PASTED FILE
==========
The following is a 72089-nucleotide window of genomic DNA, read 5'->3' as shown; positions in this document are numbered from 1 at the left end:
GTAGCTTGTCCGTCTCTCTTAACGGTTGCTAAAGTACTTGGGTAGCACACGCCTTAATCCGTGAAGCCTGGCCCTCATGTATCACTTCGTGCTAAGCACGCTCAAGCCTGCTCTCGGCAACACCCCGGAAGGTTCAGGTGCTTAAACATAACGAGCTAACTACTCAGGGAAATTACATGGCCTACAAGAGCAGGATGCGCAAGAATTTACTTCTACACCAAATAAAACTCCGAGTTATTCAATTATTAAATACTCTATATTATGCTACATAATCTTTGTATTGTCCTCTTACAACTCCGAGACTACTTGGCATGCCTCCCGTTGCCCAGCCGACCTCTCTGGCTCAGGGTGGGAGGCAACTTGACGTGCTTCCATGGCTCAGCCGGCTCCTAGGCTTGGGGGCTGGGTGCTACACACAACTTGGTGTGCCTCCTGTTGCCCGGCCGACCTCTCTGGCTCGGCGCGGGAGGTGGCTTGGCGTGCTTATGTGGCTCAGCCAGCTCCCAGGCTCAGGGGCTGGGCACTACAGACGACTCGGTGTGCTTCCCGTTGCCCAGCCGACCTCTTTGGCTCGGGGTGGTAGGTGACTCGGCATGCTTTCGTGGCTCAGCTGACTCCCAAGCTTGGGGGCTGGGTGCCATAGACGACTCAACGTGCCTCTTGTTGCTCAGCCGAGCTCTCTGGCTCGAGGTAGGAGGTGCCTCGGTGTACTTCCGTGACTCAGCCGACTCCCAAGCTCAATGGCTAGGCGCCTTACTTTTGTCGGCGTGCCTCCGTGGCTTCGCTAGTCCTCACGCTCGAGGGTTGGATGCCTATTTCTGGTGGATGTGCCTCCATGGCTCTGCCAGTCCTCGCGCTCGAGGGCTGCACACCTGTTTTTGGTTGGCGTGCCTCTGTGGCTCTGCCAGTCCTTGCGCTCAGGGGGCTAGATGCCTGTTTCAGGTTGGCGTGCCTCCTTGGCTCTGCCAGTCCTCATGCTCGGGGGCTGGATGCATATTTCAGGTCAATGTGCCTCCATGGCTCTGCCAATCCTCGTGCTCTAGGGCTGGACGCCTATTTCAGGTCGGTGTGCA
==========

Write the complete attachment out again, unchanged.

The following is a 72089-nucleotide window of genomic DNA, read 5'->3' as shown; positions in this document are numbered from 1 at the left end:
GTAGCTTGTCCGTCTCTCTTAACGGTTGCTAAAGTACTTGGGTAGCACACGCCTTAATCCGTGAAGCCTGGCCCTCATGTATCACTTCGTGCTAAGCACGCTCAAGCCTGCTCTCGGCAACACCCCGGAAGGTTCAGGTGCTTAAACATAACGAGCTAACTACTCAGGGAAATTACATGGCCTACAAGAGCAGGATGCGCAAGAATTTACTTCTACACCAAATAAAACTCCGAGTTATTCAATTATTAAATACTCTATATTATGCTACATAATCTTTGTATTGTCCTCTTACAACTCCGAGACTACTTGGCATGCCTCCCGTTGCCCAGCCGACCTCTCTGGCTCAGGGTGGGAGGCAACTTGACGTGCTTCCATGGCTCAGCCGGCTCCTAGGCTTGGGGGCTGGGTGCTACACACAACTTGGTGTGCCTCCTGTTGCCCGGCCGACCTCTCTGGCTCGGCGCGGGAGGTGGCTTGGCGTGCTTATGTGGCTCAGCCAGCTCCCAGGCTCAGGGGCTGGGCACTACAGACGACTCGGTGTGCTTCCCGTTGCCCAGCCGACCTCTTTGGCTCGGGGTGGTAGGTGACTCGGCATGCTTTCGTGGCTCAGCTGACTCCCAAGCTTGGGGGCTGGGTGCCATAGACGACTCAACGTGCCTCTTGTTGCTCAGCCGAGCTCTCTGGCTCGAGGTAGGAGGTGCCTCGGTGTACTTCCGTGACTCAGCCGACTCCCAAGCTCAATGGCTAGGCGCCTTACTTTTGTCGGCGTGCCTCCGTGGCTTCGCTAGTCCTCACGCTCGAGGGTTGGATGCCTATTTCTGGTGGATGTGCCTCCATGGCTCTGCCAGTCCTCGCGCTCGAGGGCTGCACACCTGTTTTTGGTTGGCGTGCCTCTGTGGCTCTGCCAGTCCTTGCGCTCAGGGGGCTAGATGCCTGTTTCAGGTTGGCGTGCCTCCTTGGCTCTGCCAGTCCTCATGCTCGGGGGCTGGATGCATATTTCAGGTCAATGTGCCTCCATGGCTCTGCCAATCCTCGTGCTCTAGGGCTGGACGCCTATTTCAGGTCGGTGTGCA